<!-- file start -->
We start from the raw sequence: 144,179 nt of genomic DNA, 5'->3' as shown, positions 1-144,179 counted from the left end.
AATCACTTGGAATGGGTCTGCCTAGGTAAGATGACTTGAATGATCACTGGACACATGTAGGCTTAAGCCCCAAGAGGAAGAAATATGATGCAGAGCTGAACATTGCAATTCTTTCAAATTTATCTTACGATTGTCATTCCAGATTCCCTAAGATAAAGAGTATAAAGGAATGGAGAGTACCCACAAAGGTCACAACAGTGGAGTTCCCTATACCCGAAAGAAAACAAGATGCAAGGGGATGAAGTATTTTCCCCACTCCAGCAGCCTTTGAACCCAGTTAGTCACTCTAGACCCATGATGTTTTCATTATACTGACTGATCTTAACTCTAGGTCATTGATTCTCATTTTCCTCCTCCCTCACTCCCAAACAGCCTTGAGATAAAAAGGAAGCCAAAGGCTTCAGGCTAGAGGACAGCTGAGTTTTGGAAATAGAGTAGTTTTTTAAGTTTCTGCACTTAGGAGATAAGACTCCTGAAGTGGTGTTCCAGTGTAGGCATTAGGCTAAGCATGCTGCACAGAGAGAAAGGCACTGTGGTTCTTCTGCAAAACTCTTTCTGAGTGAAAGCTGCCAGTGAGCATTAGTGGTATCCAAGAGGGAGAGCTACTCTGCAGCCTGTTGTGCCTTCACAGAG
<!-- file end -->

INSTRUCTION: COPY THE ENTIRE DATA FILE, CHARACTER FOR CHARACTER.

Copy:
We start from the raw sequence: 144,179 nt of genomic DNA, 5'->3' as shown, positions 1-144,179 counted from the left end.
AATCACTTGGAATGGGTCTGCCTAGGTAAGATGACTTGAATGATCACTGGACACATGTAGGCTTAAGCCCCAAGAGGAAGAAATATGATGCAGAGCTGAACATTGCAATTCTTTCAAATTTATCTTACGATTGTCATTCCAGATTCCCTAAGATAAAGAGTATAAAGGAATGGAGAGTACCCACAAAGGTCACAACAGTGGAGTTCCCTATACCCGAAAGAAAACAAGATGCAAGGGGATGAAGTATTTTCCCCACTCCAGCAGCCTTTGAACCCAGTTAGTCACTCTAGACCCATGATGTTTTCATTATACTGACTGATCTTAACTCTAGGTCATTGATTCTCATTTTCCTCCTCCCTCACTCCCAAACAGCCTTGAGATAAAAAGGAAGCCAAAGGCTTCAGGCTAGAGGACAGCTGAGTTTTGGAAATAGAGTAGTTTTTTAAGTTTCTGCACTTAGGAGATAAGACTCCTGAAGTGGTGTTCCAGTGTAGGCATTAGGCTAAGCATGCTGCACAGAGAGAAAGGCACTGTGGTTCTTCTGCAAAACTCTTTCTGAGTGAAAGCTGCCAGTGAGCATTAGTGGTATCCAAGAGGGAGAGCTACTCTGCAGCCTGTTGTGCCTTCACAGAG